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Indigenous Sport

With the Kazakh's mastery of the horse recently endorsed by the findings by archaeologists that the wild horse was first domesticated by inhabitants of the Kazakh Steppe, it can be no surprise that the national sport of Kazakhstan centres upon horsemanship. The Steppe horse is endowed with outstanding stamina and hardiness, and certain breeds are exceptionally swift. All true Kazakhs love the horse. In past times, prowess on the horse won young men their chosen brides. Kazakh festivities between springtime and autumn feature equestrian contests, and the popular heroes are the Kings of Kokpar.

Kokpar may be likened to a kind of polo in its wildest form. Participating riders can number a thousand. The Kokpar pitch is as wide as the Steppe. The winners are those who can take possession of the carcase of a goat, hurled into the equestrian melee.

Then there is Andaryspak, in which the contest is between two riders, often galloping at full tilt, who seek to pull one another out of the saddle. It involves exceptional strength and dexterity.

Next is KumisAlu - in which the test is to snatch from the ground a small object like a coin without leaving the saddle and at a fast gallop. It deeply impressed Alexander the Great, when his army swept through the southern Steppe 2,300 years ago.

The context of Jangshty involves the pursuit of an imagined enemy to whack him with a whip - the pursuer sometimes being a woman avenging a faithless lover. Then there is Kazaksha Kures comprising a match between two mounted wrestlers.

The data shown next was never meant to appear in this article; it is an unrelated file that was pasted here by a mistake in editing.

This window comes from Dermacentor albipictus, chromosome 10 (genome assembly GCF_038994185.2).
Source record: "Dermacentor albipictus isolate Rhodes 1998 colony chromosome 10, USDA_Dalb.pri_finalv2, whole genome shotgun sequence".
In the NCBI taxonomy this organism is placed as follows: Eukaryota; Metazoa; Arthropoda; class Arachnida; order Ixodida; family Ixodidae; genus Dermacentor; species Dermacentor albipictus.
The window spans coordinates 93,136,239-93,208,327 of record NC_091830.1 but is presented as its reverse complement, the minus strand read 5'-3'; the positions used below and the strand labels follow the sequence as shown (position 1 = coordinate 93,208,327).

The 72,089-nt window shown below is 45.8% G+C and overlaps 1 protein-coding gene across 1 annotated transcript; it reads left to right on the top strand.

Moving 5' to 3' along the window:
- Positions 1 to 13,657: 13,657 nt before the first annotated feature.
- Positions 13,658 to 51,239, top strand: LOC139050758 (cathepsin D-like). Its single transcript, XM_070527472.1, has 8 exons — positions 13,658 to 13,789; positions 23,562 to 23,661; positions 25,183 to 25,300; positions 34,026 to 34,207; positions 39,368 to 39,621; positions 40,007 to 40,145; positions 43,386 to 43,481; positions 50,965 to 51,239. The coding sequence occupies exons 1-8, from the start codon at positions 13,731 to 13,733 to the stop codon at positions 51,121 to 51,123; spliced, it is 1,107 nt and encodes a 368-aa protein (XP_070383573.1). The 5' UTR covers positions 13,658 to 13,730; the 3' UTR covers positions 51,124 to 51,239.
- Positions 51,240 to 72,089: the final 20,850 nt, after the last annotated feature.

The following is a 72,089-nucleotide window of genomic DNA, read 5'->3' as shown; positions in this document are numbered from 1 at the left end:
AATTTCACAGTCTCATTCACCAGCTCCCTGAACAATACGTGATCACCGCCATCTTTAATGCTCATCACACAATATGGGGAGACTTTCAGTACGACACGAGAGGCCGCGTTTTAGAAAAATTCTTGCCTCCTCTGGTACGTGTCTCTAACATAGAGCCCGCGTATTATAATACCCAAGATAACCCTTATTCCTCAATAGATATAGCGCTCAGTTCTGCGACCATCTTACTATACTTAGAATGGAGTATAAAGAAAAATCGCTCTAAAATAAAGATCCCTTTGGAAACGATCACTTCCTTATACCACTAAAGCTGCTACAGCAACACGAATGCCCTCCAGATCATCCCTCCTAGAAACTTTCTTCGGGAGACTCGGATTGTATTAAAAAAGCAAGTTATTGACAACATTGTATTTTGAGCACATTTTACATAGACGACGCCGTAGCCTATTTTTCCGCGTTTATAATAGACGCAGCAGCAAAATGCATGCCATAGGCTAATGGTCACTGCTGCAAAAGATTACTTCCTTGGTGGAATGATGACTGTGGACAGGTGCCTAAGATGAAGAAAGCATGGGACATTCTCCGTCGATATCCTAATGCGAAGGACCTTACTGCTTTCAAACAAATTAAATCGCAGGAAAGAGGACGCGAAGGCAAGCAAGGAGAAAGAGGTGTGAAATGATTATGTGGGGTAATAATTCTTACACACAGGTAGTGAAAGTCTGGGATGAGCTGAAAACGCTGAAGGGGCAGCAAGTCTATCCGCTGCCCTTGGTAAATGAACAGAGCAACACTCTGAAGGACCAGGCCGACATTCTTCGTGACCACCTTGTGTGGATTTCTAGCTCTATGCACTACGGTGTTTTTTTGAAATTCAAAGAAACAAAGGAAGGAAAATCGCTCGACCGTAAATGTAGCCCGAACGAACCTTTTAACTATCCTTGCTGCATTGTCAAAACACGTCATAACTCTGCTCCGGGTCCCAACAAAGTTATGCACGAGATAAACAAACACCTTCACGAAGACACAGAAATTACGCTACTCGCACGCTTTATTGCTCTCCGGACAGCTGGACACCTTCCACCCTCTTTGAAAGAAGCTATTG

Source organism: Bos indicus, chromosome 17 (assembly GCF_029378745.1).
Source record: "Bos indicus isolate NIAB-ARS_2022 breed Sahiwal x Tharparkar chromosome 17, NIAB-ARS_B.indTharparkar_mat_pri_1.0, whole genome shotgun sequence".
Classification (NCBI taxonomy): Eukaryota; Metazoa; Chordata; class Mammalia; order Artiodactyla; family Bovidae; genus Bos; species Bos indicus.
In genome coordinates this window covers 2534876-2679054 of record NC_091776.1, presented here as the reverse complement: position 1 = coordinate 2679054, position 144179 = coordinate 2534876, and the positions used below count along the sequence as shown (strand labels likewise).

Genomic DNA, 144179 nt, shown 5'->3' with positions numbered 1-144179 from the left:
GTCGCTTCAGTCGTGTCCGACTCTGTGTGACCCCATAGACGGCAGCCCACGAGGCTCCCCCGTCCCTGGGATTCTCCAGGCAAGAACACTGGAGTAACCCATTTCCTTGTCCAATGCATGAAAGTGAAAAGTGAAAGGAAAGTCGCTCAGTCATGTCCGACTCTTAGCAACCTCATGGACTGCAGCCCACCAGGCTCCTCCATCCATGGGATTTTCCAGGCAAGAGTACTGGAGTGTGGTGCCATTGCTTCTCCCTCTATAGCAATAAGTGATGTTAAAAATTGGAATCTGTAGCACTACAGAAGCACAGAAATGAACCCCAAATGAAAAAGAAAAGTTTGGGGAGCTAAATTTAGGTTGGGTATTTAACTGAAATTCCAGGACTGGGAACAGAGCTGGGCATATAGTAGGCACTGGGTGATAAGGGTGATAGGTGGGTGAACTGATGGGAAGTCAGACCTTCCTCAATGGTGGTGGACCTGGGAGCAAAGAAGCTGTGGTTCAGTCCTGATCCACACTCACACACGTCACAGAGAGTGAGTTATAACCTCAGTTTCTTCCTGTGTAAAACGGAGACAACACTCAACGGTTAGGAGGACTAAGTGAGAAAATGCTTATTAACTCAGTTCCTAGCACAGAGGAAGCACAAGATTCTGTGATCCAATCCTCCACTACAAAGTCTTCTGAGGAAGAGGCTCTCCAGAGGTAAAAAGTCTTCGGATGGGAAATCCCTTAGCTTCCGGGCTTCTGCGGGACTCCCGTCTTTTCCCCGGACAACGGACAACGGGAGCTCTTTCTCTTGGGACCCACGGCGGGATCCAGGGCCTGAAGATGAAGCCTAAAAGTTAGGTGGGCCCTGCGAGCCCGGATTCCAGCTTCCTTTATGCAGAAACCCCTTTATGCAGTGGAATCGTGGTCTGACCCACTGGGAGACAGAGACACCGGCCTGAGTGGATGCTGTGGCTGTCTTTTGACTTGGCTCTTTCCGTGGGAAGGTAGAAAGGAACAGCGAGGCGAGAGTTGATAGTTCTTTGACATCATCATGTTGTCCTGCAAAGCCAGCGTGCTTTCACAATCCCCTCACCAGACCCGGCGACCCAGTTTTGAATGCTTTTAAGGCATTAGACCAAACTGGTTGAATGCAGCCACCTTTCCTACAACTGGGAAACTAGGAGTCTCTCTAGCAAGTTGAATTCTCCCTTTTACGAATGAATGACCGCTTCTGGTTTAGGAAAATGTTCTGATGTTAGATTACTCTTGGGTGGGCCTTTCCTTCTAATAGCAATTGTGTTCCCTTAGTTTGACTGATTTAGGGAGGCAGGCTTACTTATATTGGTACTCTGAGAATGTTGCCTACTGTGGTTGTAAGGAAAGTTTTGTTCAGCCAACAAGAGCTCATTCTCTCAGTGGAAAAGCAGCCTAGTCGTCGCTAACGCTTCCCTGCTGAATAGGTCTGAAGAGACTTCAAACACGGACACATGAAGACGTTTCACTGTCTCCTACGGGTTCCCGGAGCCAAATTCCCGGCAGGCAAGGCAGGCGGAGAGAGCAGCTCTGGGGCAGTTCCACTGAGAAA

Kazakh equestrian sport is far from a mere physical matter. It demands pluck, craftiness and stamina, of which the severest test of all is the Alaman-haiga, a race covering up to 80 km.

No less than Kokpar and the equestrian contests, he who hunts with eagles - the berkutchy - is supremely, and uniquely - a Kazakh. In this work it has already been touched on as an integral feature of Steppe life, a tool of hunting game for the pot, and a means of protecting flocks from predators like wolves or foxes. In modern times, it has gained the status of a sport of rarity and high distinction.

The distinction stems from the training and mastery of this vast raptor. Many still practice the art of falconry throughout the world: peregrines, merlins and goshawks for the pursuit of smaller birds or small terrestrial game.

None but the Kazakhs made use of a bird with a wingspan of some three metres and a weight of seven kilos. To have such a sharp-beaked and taloned creature bating on one's wrist out on the snow-bound, wind-swept Steppe is a man's task. So is the training, calling for endless patience. But first the eagle chick must be purloined from its remote eyrie in the Jungar or the Altai mountains.

To be any kind of falconer (there is no such English word as 'eagler' for a berkutchy) is a life's profession, and in Kazakhstan as elsewhere, often an hereditary one. The relationship of the bird and its master is constant, and all-consuming. In the training of a young bird, the falconer must sacrifice his sleep for nights on end. For weeks, the growing bird is rendered sightless under its hood: dependence on its master becomes total. Then that intimacy must be turned to lifelong trust - twenty years or more, with a healthy bird.

And it is said that as the man trains the bird, so does the great bird train his man, the berkutchy famous in Kazakh life on the Steppe for his inner resource, longevity, and perfect posture.